3. If $n= 2^k p_1^{a_1}\cdots p_r^{a_r}$ is a prime factorization of $n$, then $$\mathbb{Z}_n^{\times} \cong \mathbb{Z}_{2^k}^{\times}\times\mathbb{Z}_{p_1^{a_1}}^{\times}\times\cdots\times \mathbb{Z}_{p_r^{a_r}}^{\times}.$$ An element $(a,b_1,\ldots,b_r)$ is of exponent $2$ if and only if each coordinate is of exponent $2$. There are $2$ possibilities for each $b_i$, $1\leq i\leq r$, plus the number of choices depending on $k$. Throwing away the identity, we get:

    • $2^r - 1$ elements of order $2$ if $0\leq k\leq 1$.
    • $2^{r+1}-1$ elements of order $2$ if $k=2$.
    • $2^{r+2}-1$ elements of order $2$ if $k=3$.

See Sequence A060594 in the OEIS. It gives the number of solutions to $x^2\equiv 1 \pmod{n}$, which is one more than the number of element of order $2$ in $\mathbb{Z}_n^{\times}$.

share|improve this answer
add comment

For general $n$, the group $(\mathbb{Z}/n\mathbb{Z})^\times$ is the direct product of $(\mathbb{Z}/p_i^{k_i}\mathbb{Z})^\times$ where $n=\prod p_i^{k_i}$ is the prime factorization of $n$. You already know how many elements of order $2$ there are in each of those factors; now just count in how many ways you can choose an element of order 1 or 2 in each factor, and you'll have the desired number of elements of order 2 in your group.

share|improve this answer
1  
You can also solve the equation $x^2=1$ in $Z_n^x$, without the Chinese reminder theorem: n divides (x-1)(x+1) and gcd [(x-1),(x+1)] divides 2. Thus any other prime factor of $n$ fully divides either n+1 or n-1. It is exactly the same as your proof just written "more elementary" –  N. S. Apr 14 '11 at 2:25
    
Awesome. Thanks. Now, how do we count the order 2 elements? –  user02138 Apr 14 '11 at 2:28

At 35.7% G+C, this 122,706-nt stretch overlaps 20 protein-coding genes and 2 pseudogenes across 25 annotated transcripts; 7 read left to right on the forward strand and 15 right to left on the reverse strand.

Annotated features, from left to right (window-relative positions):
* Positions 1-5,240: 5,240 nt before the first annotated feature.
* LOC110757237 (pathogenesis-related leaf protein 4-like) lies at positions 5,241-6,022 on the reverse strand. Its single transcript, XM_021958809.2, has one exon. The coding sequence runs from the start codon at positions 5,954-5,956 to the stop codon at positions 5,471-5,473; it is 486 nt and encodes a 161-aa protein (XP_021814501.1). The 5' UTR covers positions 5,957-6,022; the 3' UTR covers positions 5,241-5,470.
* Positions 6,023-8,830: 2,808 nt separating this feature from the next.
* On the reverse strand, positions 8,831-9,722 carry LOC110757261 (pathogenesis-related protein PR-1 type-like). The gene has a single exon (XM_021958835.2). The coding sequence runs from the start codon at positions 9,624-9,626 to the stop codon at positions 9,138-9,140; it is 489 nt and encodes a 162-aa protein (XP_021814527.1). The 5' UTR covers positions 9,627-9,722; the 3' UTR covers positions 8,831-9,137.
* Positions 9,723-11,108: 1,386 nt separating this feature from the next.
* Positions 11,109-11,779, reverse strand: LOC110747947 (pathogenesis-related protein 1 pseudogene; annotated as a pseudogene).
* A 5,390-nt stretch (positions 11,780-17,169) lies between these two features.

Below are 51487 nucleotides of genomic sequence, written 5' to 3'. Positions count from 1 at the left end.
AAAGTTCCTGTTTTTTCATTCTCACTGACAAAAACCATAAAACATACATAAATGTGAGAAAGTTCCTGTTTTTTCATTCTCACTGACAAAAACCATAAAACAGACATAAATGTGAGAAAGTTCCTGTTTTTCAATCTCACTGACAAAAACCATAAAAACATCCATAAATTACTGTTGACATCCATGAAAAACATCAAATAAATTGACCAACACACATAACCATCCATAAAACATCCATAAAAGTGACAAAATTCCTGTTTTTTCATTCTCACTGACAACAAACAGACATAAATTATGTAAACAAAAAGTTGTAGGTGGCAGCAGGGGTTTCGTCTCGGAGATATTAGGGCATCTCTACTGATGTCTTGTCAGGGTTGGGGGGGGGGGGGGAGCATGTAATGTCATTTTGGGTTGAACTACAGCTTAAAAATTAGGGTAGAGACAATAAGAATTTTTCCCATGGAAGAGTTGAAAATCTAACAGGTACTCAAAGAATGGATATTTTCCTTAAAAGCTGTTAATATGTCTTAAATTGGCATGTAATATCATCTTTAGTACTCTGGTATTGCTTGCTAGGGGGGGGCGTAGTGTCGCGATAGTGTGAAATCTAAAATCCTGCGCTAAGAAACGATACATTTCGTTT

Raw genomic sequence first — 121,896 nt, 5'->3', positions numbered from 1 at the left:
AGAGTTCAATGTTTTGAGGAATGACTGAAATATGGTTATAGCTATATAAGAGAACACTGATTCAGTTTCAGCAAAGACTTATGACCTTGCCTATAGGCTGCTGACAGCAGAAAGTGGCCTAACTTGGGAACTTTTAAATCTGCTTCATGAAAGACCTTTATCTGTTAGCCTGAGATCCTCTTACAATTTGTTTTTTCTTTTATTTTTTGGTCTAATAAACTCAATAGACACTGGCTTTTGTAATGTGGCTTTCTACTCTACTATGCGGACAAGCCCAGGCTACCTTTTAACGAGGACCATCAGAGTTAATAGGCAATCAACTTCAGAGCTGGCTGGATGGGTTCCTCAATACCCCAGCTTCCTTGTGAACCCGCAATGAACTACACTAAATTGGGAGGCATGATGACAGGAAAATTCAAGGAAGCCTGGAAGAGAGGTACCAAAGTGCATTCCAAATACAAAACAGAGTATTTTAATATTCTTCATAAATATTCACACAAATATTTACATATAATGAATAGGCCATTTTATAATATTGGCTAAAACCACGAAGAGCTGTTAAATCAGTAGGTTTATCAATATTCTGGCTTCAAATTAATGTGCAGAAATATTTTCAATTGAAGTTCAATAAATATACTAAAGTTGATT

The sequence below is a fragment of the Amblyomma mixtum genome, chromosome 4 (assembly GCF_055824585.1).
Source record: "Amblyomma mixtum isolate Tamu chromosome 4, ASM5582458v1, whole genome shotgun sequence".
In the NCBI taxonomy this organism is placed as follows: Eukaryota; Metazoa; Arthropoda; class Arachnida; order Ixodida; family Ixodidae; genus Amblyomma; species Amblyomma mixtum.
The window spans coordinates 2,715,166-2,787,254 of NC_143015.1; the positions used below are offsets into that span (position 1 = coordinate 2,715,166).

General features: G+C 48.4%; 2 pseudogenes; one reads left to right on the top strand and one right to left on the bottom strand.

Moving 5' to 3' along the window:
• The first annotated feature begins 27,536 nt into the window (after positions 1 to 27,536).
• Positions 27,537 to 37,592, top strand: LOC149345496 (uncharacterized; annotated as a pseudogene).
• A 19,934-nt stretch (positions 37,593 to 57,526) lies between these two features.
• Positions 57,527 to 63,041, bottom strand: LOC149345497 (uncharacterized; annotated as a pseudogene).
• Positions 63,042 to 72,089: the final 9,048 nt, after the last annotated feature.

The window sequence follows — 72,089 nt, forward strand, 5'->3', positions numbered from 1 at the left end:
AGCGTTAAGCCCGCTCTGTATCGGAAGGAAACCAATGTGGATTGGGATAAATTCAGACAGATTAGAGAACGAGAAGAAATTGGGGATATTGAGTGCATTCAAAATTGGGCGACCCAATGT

If $p \neq 2$ is should be clear from my comment how many elements of order $2$ are in $(\mathbb{Z}/p_i^{k_i}\mathbb{Z})^\times$. If $p=2$ you must have gcd$(x-1,x+1)=2$, so how can $2^m$ divide $(x-1)(x+1)$? Again you know the answer. For the general formula, what is the order of an element in the product of some groups? How can this be two? –  N. S. Apr 14 '11 at 2:33
    
I thought that was the point of my answer :-) do you understand how to construct elements of order 2 in a direct product? –  Alon Amit Apr 14 '11 at 2:39
    
My questions were supposed to be hints ;) –  N. S. Apr 14 '11 at 7:01
add comment

In general any finite group $G$ of even order has an element of order 2 by Cauchy's Thm.

share|improve this answer
add comment

For any $n \geq 3$, the general group $\mathbb{Z}_n^{\times}$ has an element of order 2, namely $-1$.

share|improve this answer
add comment

Using Benoit Cloitre's comment from this sequence (A060594) and subtracting $1$ for the identity element, it must be that the sequence is generated by the following three functions $a(n) = 2^{\omega(n)-1} - 1$ if $n \equiv \pm 2 \mod 8$, $a(n) = 2^{\omega(n)} - 1$ if $n \equiv \pm 1, \pm 3, 4 \mod 8$ and $a(n) = 2^{\omega(n) + 1} - 1$ if $n$ is divisible by $8$, where $\omega(n)$ is the number of prime divisors of $n$.

share|improve this answer
add comment

Your Answer

 
discard

By posting your answer, you agree to the privacy policy and terms of service.

Not the answer you're looking for? Browse other questions tagged or ask your own question.